I planned on writing something today about the problem of bullying in the workplace but after reading an email about Ithaca’s most recent worker injury, I changed my mind.
The tragic accident at the Cargill mine in Lansing and the grievous loss ofÂ 29 miners in West Virginia earlier this month are just two of the many job related accidents that occur every day. Today’s accident occurred at theÂ construction site of the new athletic complex at Ithaca College. The worker fell 30 feet from a construction crane and was air-lifted to an unnamed hospital.
We all know that dangerous jobs can result in accidents the same way driving a car or mountain climbing can. The horror of job related accidents is that there are 16 job-related deaths per day in the US and companies that willfully ignore dangers in their workplaces rarely are penalized for their negligence, even when they have received numerous warnings.
AccordingÂ 16deathsperday.com, Under current Federal law, willfully contributing to the death of an employee is a misdemeanor that carries a maximum prison sentence of six months and a maximum fine of $70,000. Even with these weak penalties, the Occupational Safety & Health Administration (OSHA) rarely refers such cases to the Department of Justice for prosecution, so those employers that knowingly allow their employees to work under dangerous conditions are rarely held accountable. In fact, current laws are so weak that millions of dollars of penalties to victim’s families have not been paid — in those rare cases when violators are penalized at all.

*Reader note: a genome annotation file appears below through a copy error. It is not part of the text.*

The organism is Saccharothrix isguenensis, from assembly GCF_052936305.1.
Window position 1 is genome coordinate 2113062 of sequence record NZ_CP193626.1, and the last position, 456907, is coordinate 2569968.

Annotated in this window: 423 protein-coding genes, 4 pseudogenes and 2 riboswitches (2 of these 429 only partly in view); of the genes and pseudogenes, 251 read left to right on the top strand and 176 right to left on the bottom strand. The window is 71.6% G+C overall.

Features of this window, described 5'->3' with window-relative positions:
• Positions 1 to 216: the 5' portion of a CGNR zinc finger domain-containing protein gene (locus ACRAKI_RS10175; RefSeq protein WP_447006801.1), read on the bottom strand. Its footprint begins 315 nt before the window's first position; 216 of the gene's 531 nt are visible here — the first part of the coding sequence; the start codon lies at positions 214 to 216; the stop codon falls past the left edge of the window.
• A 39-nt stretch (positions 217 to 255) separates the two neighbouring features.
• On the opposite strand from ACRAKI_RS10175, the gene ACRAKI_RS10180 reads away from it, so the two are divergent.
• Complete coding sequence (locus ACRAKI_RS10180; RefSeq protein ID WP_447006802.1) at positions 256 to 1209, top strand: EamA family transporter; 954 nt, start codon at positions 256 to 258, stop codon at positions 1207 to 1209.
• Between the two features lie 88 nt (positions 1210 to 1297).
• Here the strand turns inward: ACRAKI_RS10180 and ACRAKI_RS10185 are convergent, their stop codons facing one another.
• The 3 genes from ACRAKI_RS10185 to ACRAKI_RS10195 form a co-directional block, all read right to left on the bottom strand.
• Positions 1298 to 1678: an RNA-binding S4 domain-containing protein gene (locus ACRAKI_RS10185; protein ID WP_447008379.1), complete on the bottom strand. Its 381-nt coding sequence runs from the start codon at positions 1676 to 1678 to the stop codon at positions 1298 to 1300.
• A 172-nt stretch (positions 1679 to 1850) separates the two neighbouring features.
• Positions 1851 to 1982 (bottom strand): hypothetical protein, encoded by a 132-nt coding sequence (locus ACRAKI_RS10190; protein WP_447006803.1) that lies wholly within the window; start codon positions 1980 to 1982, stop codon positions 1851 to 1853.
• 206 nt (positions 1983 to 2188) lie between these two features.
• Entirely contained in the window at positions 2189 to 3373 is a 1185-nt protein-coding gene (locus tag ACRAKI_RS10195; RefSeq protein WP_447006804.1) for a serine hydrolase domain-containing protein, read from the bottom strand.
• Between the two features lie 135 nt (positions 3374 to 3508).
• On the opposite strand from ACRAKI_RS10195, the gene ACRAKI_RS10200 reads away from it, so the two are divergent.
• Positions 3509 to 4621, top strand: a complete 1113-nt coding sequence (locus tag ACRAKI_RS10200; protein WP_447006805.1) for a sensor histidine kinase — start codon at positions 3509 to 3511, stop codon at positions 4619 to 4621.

It’s time to change our tolerance for work-related death and injury. Stay tuned for some information on the effort to expand safety regulations for workers. The Protecting America’s Workers Act would:
Expand workplace protections to state, county, municipal, and federal employees who are not currently covered by the Occupational Safety and Health Act
- Increase financial penalties for those who kill or endanger workers
- Strengthen criminal penalties to make felony charges available for willful negligence causing death or serious injury
- Expand OSHA coverage to millions of employees who fall through the cracks (like airline and railroad workers)
- Provide protection for whistleblowers
- Give employees the right to refuse hazardous work that may kill them
- Improve the rights of workers and families, requiring OSHA to investigate all cases of death
- Prohibit employers from discouraging reporting of injury or illness
We wish the best for the injured IC worker and his family and friends.